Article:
15. The system of claim 13, wherein the data is transmitted over multiple WDM channels.
16. The system of claim 1, wherein the first polarization state is vertical linear polarization and the second polarization state is horizontal linear polarization.
17. A method of optical communication with PDL compensation, comprising: sending information embedded in dual polarization light from a transmitter to a receiver over fiber; performing a first polarization mixing transformation on a data for a first polarized beam and a data for a second polarized beam at the transmitter; the second polarized beam being orthogonal to the first polarized beam; performing a second polarization mixing transformation on a received data transmitted in the first polarized beam and a received data transmitted in the second polarized beam at the receiver side; this second transformation is performed in an opposite direction to a first transformation with exactly same sequence as in the transmitter part.
18. The method of claim 16, wherein the first mixing transformation is cross scrambling.
19. The method of claim 17, further comprising data FEC encoding at the transmitter and decoding at the receiver, wherein FEC block is longer than polarization correlation time.
20. The method of claim 16, wherein the first mixing transformation is a polarization rotation according to: wherein and are input data in the first and the second polarizations respectively and are output data in the first and the second polarizations respectively and is rotation angle.
CROSS-REFERENCE TO RELATED APPLICATIONS
 This application claims benefit of the provisional application No. 61/287,349 filed Dec. 17, 2009.
FIELD OF INVENTION
 This invention relates generally to optical communications systems and methods. In particular the present invention addresses a method and system for polarization dependent loss compensation in optical signals received via optical fiber communication link. The invention discloses communication with up to 100 Gb/s transmission rate that can be implemented for various information exchange structures including video broadcasting.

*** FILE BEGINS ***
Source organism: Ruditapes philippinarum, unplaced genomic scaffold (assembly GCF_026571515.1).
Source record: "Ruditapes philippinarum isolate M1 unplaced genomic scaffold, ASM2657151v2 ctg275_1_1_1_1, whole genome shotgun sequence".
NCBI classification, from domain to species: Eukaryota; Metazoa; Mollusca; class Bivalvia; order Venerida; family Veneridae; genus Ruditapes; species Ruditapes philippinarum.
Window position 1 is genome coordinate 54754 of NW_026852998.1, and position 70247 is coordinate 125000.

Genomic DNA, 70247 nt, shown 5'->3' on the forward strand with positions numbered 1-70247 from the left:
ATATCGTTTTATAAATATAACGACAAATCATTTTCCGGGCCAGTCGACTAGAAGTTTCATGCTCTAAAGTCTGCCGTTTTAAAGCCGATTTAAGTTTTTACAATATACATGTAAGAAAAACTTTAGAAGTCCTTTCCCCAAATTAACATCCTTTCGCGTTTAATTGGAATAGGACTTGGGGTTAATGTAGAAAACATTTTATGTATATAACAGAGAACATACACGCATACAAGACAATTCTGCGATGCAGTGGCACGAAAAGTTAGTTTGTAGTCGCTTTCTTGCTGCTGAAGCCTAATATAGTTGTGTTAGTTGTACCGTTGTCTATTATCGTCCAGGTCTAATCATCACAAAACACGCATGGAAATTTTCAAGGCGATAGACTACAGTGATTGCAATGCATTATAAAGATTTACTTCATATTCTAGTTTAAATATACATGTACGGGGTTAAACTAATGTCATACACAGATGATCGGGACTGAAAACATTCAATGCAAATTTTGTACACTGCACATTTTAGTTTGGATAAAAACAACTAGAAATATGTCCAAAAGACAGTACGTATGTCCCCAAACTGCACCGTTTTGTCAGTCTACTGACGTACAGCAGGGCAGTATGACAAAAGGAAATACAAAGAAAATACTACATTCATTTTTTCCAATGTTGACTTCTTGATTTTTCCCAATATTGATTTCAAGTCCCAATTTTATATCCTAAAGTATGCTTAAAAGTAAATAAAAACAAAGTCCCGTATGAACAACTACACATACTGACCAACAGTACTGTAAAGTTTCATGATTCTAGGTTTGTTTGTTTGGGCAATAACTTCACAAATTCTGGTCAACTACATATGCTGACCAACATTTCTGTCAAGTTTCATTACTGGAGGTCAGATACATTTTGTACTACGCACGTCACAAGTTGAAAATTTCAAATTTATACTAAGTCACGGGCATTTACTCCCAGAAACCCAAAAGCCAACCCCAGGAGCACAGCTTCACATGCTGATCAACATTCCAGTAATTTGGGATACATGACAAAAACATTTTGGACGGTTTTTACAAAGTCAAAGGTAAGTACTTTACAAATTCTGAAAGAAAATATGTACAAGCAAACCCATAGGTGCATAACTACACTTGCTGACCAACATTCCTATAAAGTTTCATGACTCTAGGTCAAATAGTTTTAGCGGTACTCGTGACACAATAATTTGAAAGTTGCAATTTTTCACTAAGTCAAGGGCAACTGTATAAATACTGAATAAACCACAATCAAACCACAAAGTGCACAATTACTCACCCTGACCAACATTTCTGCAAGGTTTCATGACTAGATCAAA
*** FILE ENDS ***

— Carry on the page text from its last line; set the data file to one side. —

BACKGROUND OF THE INVENTION
 Polarization distortion loss (PDL) in fiber communication is caused by random polarization rotation combined with non isotropic loss of fiber (different loss for different polarization).
 This loss especially in dual polarization (DP) communication can result in different signal level between the polarization signal in the receiver or in different SNR level.
 Long-haul optical communications link typically consists of a number of spans separated by signal recovery units. A model for each span is shown in FIG. 1. The impairments consist of CD (Chromatic Dispersion), PMD (Polarization Mode Dispersion) and PDL (Polarization Dependent Loss). In general, a margin is taken (few dBs depending on the length of the fiber) to compensate for PDL.
 The PDL is mostly caused by the EDFA. It is expected that for each EDFA (in each span), one polarity is attenuated more than the other. The attenuation is described in the matrix
[ k i 0 0 1 ] , ##EQU00001##
where ki may be in the order of 0.1-0.2 dB.
 After attenuation, the signal is rotated and dispersed. The rotation is described in the matrix
[ cos ( α i ) sin ( α i ) sin ( α i ) cos ( α i ) ] , ##EQU00002##
see FIG. 1, where αi is the rotation angle.
 After each span the output in each polarity may be composed of both the input polarity depending on ai, which is a random variable.
 So after N spans, the attenuation of one polarity compared to the other is a random variable. The attenuation caused by the PDL has influence on the SNR of each polarity. One polarity has a better SNR than the other polarity.